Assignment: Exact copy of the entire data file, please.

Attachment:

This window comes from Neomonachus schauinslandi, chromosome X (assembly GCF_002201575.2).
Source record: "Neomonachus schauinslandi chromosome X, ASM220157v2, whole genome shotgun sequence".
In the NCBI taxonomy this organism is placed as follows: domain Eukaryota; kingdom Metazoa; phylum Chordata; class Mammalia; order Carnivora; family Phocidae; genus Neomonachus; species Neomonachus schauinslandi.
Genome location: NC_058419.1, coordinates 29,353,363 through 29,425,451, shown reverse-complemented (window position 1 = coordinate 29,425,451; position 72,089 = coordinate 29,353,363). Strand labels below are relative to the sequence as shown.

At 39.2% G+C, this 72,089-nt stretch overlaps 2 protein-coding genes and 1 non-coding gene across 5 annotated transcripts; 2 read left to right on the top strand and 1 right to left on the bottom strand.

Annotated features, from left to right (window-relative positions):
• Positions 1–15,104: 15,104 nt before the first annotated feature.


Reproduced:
This window comes from Neomonachus schauinslandi, chromosome X (assembly GCF_002201575.2).
Source record: "Neomonachus schauinslandi chromosome X, ASM220157v2, whole genome shotgun sequence".
In the NCBI taxonomy this organism is placed as follows: domain Eukaryota; kingdom Metazoa; phylum Chordata; class Mammalia; order Carnivora; family Phocidae; genus Neomonachus; species Neomonachus schauinslandi.
Genome location: NC_058419.1, coordinates 29,353,363 through 29,425,451, shown reverse-complemented (window position 1 = coordinate 29,425,451; position 72,089 = coordinate 29,353,363). Strand labels below are relative to the sequence as shown.

At 39.2% G+C, this 72,089-nt stretch overlaps 2 protein-coding genes and 1 non-coding gene across 5 annotated transcripts; 2 read left to right on the top strand and 1 right to left on the bottom strand.

Annotated features, from left to right (window-relative positions):
• Positions 1–15,104: 15,104 nt before the first annotated feature.